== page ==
top of page

Review: Without at Underbelly Cowgate – Ed Fringe

Updated: Aug 20, 2023

Review by Olivia Ruggiero

Walking into the Big Belly at Underbelly’s Cowgate venue, there is a distinct “Once” vibe. The stage is set with a single park bench, a drum kit, a keyboard, a man strumming a guitar and a girl casually sitting on the floor of the theatre, engrossed in her phone. They are dressed in modern clothing – hints of yellow bloom around the stage. Yellow tape, yellow microphone chords, yellow stripes on the guitar – all sunny editions to the stage which is otherwise quite dimly lit.

“Without”, a new musical, written by Ben Tomalin, Maisie Fawcett and Sophie Holmes, with music by Ben Tomalin could very much be the next “Once”, and is, without a doubt, the best new show I have seen at Fringe this year.

You never quite know what you’re going to get walking into a brand new, freshly composed show, but this show is sheer brilliance and so beautiful, words don’t quite encompass how wonderful it really is.

There are Fringe things that make this show, not quite perfect, like the fact the performers are often unamplified, which makes singing over the amplified band quite a challenge and at times, less than ideal. There are times when it seems they use the wired microphone quite cleverly, and others where it’s clearly a last-ditch attempt for a soloist to be heard, but these things would be easily fixed in a non-Fringe setting, with proper tech.

The musical compositions of Tomalin and Swarbrick are stunning. Simple melodies, sometimes folk like, sometimes jazzy and often with a contemporary pop vibe that suit the essence and the flow of the story perfectly. This eclectic cast is very groovy and charming, with great voices, the harmonies soar and voices blend together well to create a fantastic ensemble sound. The standout soloist are certainly Alex Morton (boy, do I want to hear more from her), with a powerhouse voice and engaging stage presence, she blows the roof off the theatre.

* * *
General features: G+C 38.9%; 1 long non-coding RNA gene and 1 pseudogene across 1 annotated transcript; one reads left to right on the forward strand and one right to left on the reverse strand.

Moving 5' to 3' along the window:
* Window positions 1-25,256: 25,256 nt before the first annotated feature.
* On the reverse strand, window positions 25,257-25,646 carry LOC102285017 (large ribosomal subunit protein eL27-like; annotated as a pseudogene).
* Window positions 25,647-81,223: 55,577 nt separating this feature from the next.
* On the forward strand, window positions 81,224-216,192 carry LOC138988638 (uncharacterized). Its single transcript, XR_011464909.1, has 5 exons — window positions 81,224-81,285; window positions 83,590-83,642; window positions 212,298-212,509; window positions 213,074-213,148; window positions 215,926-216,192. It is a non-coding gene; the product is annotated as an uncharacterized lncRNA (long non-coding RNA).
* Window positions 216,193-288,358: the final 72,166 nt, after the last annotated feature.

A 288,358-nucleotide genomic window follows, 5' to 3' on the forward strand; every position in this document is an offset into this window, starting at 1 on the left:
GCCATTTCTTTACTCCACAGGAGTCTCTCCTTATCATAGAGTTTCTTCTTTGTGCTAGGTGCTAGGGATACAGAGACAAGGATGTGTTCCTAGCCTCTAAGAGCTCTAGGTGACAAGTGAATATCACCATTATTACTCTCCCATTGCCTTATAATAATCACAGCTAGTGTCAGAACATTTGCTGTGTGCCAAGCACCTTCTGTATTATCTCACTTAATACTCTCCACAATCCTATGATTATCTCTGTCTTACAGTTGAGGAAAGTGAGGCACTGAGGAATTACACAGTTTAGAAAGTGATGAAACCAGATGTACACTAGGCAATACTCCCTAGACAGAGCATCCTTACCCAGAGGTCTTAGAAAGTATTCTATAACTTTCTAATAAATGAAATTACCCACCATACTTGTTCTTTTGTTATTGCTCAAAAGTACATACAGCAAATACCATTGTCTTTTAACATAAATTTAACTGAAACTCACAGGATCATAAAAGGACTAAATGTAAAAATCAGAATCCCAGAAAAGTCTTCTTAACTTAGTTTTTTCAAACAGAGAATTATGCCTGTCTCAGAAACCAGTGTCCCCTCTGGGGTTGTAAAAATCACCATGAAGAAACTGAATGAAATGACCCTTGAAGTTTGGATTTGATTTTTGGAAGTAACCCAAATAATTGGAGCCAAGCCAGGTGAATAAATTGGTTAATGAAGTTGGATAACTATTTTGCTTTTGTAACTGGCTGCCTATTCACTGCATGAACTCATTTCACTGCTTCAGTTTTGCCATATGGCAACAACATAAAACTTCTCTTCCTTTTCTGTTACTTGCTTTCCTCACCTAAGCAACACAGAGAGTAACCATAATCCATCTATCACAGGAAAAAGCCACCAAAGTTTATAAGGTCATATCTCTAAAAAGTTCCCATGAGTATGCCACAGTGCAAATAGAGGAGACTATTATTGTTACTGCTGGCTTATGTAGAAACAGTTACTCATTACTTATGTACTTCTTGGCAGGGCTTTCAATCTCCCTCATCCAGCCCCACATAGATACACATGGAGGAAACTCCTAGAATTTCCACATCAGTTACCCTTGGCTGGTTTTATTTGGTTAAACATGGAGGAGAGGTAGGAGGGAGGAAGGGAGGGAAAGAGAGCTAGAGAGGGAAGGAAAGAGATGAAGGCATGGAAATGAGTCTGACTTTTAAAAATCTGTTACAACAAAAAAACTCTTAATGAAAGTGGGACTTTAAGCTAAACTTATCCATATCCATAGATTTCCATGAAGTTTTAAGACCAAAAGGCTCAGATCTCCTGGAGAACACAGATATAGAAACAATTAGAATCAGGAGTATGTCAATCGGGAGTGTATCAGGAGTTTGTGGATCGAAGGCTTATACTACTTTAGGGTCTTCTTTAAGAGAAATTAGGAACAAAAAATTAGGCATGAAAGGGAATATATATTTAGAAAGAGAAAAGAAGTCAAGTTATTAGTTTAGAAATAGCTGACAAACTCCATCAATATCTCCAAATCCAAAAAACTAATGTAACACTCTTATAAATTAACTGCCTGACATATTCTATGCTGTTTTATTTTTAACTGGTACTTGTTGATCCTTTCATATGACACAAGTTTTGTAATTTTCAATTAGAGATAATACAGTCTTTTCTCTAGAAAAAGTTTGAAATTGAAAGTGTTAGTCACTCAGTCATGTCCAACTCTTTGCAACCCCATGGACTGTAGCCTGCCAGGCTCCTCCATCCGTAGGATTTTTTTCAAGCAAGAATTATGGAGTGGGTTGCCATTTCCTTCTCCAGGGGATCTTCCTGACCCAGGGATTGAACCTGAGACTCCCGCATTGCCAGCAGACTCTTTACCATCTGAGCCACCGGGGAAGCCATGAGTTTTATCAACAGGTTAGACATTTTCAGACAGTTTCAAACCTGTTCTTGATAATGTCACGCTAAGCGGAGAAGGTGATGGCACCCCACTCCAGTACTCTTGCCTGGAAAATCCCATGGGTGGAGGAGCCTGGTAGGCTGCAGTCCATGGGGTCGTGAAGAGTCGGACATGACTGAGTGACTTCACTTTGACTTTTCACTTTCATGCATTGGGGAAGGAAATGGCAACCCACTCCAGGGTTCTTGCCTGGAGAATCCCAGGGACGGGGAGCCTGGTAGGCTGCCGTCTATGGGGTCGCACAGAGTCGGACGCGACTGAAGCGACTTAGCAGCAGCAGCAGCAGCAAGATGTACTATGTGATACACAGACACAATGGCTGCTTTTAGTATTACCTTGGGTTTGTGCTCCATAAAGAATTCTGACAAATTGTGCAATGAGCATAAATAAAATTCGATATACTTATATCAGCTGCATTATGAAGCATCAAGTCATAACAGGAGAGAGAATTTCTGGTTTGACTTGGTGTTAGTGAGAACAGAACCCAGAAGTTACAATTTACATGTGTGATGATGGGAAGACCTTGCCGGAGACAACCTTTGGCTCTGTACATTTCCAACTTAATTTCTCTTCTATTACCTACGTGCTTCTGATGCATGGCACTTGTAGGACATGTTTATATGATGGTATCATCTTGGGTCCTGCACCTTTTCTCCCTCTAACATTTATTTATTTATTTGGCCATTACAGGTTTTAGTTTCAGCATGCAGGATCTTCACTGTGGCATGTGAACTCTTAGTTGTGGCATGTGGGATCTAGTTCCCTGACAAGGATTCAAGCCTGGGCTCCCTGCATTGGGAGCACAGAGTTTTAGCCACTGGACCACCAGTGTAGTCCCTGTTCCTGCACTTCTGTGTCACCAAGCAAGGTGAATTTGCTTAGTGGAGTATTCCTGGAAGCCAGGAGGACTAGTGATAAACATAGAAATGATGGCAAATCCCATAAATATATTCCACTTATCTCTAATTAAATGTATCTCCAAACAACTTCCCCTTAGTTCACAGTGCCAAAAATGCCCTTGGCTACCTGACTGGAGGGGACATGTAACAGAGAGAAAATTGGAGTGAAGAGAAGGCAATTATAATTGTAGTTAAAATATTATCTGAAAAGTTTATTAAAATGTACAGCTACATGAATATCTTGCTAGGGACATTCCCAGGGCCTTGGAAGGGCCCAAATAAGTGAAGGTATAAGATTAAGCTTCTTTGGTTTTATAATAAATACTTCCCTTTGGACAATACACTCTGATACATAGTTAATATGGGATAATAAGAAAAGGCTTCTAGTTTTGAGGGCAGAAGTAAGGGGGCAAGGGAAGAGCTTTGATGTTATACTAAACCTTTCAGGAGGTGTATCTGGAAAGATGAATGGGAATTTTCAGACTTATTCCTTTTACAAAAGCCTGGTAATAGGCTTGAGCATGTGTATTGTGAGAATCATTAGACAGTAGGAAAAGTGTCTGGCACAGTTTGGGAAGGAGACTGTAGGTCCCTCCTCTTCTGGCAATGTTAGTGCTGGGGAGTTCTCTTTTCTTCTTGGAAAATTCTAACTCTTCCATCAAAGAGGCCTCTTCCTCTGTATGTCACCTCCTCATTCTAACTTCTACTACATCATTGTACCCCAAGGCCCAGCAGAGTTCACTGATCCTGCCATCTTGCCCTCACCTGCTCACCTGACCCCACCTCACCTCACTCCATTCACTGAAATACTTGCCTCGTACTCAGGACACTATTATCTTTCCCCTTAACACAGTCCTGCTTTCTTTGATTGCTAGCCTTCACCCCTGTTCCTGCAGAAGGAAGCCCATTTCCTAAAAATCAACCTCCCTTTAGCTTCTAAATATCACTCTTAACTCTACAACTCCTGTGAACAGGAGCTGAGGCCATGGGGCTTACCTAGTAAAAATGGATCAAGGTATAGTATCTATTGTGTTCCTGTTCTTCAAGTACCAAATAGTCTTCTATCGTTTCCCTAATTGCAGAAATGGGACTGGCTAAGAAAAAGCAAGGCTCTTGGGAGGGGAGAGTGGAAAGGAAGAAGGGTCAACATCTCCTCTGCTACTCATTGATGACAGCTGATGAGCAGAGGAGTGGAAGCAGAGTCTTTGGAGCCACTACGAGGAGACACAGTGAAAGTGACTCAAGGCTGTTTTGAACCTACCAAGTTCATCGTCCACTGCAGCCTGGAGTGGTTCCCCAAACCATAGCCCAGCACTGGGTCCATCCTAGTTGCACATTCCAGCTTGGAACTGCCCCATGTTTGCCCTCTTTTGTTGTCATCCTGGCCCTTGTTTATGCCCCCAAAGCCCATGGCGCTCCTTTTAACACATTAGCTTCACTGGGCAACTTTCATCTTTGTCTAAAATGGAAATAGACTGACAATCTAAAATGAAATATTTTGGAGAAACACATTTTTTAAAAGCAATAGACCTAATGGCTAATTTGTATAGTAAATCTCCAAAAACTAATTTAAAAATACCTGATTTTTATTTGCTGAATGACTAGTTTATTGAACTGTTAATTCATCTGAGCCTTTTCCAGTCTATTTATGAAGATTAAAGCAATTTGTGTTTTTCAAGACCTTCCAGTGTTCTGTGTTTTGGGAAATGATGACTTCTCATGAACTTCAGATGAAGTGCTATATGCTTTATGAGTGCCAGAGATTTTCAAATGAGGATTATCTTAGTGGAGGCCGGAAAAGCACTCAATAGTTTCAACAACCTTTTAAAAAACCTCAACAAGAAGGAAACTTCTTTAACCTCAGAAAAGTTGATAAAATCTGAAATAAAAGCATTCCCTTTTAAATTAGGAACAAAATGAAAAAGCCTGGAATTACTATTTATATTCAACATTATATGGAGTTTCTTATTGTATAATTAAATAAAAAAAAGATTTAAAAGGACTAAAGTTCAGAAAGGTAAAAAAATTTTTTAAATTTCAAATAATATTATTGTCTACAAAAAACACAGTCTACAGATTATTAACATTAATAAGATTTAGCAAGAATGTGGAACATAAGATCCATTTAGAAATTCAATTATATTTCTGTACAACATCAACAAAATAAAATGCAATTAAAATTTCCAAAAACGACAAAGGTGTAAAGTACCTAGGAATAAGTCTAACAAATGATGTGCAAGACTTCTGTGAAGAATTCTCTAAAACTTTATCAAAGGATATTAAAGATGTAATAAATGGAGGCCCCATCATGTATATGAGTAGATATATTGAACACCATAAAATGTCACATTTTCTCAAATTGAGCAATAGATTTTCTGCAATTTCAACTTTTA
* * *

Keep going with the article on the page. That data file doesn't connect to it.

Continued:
The standout performance certainly belongs to Darragh Chaplin, whose voice is at times like smooth honey and at other’s perfectly husky. His emotional arc in the show is outrageously good and his solo song – the 11 o’clock number in this show - is the highlight. So emotionally portrayed and sung flawlessly, you can’t take your eyes off this performer.

The lighting design is fabulous, and we all know that Fringe techs are tight, so what they have done in the time they had is awesome. They create different times of days, emotional states and ambience with this lighting and the actors always manage to find or stay in their light! The movement and choreography are well thought out and not too complicated but add to the story and the performers do well to make it all seem very natural.

There are funny moments in this show and poignant ones. It’s a show that speaks to teachers – all teachers – who have no doubt, at times, felt lost and wondered how to guide when they themselves are struggling. It’s a show packed with heart and soul. No doubt this one has a bright future ahead of it. It works as a Fringe show with only 6 performers but could not doubt go further and should. Grab a ticket. Don’t miss this one!

Image Supplied


bottom of page